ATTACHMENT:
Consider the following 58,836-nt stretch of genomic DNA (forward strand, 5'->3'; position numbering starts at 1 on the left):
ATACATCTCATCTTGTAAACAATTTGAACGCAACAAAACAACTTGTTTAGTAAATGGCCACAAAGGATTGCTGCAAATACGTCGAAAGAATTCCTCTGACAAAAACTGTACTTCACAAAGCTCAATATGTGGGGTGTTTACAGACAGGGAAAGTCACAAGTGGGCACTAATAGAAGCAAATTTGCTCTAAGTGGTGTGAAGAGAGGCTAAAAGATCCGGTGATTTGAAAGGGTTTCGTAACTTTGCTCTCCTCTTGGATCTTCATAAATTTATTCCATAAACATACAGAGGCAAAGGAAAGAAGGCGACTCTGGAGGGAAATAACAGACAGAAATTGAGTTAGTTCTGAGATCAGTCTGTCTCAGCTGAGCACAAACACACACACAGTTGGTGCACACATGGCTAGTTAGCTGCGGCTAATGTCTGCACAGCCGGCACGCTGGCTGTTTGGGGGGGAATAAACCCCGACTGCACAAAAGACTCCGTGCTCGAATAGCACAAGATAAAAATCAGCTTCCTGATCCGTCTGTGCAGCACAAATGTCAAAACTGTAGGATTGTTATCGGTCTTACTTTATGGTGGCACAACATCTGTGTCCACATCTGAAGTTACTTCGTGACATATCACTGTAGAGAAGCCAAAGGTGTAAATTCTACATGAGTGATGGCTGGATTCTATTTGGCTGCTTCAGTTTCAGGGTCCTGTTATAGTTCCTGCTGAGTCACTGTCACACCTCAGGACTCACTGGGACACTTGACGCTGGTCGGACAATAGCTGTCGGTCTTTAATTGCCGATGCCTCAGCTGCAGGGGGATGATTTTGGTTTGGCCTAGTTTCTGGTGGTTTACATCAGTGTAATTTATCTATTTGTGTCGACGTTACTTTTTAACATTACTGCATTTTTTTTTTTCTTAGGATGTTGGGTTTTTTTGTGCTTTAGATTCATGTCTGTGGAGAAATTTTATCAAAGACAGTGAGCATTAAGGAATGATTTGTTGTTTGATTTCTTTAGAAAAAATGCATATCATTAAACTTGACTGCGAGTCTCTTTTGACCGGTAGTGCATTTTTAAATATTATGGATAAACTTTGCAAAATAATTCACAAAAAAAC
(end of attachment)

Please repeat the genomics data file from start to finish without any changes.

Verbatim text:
Consider the following 58,836-nt stretch of genomic DNA (forward strand, 5'->3'; position numbering starts at 1 on the left):
ATACATCTCATCTTGTAAACAATTTGAACGCAACAAAACAACTTGTTTAGTAAATGGCCACAAAGGATTGCTGCAAATACGTCGAAAGAATTCCTCTGACAAAAACTGTACTTCACAAAGCTCAATATGTGGGGTGTTTACAGACAGGGAAAGTCACAAGTGGGCACTAATAGAAGCAAATTTGCTCTAAGTGGTGTGAAGAGAGGCTAAAAGATCCGGTGATTTGAAAGGGTTTCGTAACTTTGCTCTCCTCTTGGATCTTCATAAATTTATTCCATAAACATACAGAGGCAAAGGAAAGAAGGCGACTCTGGAGGGAAATAACAGACAGAAATTGAGTTAGTTCTGAGATCAGTCTGTCTCAGCTGAGCACAAACACACACACAGTTGGTGCACACATGGCTAGTTAGCTGCGGCTAATGTCTGCACAGCCGGCACGCTGGCTGTTTGGGGGGGAATAAACCCCGACTGCACAAAAGACTCCGTGCTCGAATAGCACAAGATAAAAATCAGCTTCCTGATCCGTCTGTGCAGCACAAATGTCAAAACTGTAGGATTGTTATCGGTCTTACTTTATGGTGGCACAACATCTGTGTCCACATCTGAAGTTACTTCGTGACATATCACTGTAGAGAAGCCAAAGGTGTAAATTCTACATGAGTGATGGCTGGATTCTATTTGGCTGCTTCAGTTTCAGGGTCCTGTTATAGTTCCTGCTGAGTCACTGTCACACCTCAGGACTCACTGGGACACTTGACGCTGGTCGGACAATAGCTGTCGGTCTTTAATTGCCGATGCCTCAGCTGCAGGGGGATGATTTTGGTTTGGCCTAGTTTCTGGTGGTTTACATCAGTGTAATTTATCTATTTGTGTCGACGTTACTTTTTAACATTACTGCATTTTTTTTTTTCTTAGGATGTTGGGTTTTTTTGTGCTTTAGATTCATGTCTGTGGAGAAATTTTATCAAAGACAGTGAGCATTAAGGAATGATTTGTTGTTTGATTTCTTTAGAAAAAATGCATATCATTAAACTTGACTGCGAGTCTCTTTTGACCGGTAGTGCATTTTTAAATATTATGGATAAACTTTGCAAAATAATTCACAAAAAAAC